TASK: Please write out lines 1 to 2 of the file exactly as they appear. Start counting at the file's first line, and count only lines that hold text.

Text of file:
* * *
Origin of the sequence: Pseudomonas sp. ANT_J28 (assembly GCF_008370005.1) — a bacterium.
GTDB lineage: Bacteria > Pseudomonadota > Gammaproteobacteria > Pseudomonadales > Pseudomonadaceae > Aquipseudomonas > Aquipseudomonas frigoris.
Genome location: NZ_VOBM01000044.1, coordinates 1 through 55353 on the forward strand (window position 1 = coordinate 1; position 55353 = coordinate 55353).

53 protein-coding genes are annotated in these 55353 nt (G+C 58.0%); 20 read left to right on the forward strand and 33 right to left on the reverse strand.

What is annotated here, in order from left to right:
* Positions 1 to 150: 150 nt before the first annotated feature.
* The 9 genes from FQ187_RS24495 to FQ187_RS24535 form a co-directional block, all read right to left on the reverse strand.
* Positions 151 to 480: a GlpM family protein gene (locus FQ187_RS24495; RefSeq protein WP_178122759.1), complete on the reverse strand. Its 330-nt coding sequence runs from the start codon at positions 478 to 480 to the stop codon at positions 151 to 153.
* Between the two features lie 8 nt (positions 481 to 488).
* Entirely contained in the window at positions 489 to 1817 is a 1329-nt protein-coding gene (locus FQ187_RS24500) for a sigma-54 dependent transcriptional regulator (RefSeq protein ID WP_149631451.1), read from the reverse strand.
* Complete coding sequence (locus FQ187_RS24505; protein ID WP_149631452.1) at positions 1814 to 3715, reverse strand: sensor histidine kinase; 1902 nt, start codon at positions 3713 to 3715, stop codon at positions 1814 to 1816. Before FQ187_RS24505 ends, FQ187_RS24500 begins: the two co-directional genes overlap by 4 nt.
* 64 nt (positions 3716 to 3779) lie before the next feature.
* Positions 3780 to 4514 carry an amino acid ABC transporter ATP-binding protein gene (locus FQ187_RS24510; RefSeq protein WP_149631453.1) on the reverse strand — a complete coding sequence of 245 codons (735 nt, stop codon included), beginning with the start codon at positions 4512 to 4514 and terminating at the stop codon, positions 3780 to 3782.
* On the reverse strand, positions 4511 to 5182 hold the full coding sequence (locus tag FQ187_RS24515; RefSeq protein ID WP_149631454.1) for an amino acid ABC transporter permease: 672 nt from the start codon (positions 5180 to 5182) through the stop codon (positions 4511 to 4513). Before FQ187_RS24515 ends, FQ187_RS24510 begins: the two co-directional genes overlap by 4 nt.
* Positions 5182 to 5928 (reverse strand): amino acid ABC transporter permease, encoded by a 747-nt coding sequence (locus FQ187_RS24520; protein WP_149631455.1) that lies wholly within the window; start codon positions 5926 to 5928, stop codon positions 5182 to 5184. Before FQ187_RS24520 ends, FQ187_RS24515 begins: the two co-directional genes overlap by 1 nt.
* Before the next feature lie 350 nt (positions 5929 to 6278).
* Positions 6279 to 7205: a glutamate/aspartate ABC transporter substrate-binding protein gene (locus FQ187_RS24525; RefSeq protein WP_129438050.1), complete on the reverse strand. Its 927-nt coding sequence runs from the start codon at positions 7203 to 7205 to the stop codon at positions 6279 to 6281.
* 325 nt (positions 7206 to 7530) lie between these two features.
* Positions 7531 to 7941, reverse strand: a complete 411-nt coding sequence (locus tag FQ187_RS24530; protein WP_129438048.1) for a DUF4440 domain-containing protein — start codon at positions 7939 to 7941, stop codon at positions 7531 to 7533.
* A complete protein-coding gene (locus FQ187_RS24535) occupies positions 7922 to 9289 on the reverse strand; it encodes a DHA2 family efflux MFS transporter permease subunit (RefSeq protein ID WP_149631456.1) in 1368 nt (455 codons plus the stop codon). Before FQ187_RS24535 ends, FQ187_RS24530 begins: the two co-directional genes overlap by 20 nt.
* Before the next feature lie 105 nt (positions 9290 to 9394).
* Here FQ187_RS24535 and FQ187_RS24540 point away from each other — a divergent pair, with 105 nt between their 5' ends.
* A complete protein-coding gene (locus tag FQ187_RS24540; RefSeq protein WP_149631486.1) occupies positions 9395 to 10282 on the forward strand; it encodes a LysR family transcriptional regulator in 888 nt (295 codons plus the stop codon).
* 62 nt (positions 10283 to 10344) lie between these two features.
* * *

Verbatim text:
Origin of the sequence: Pseudomonas sp. ANT_J28 (assembly GCF_008370005.1) — a bacterium.
GTDB lineage: Bacteria > Pseudomonadota > Gammaproteobacteria > Pseudomonadales > Pseudomonadaceae > Aquipseudomonas > Aquipseudomonas frigoris.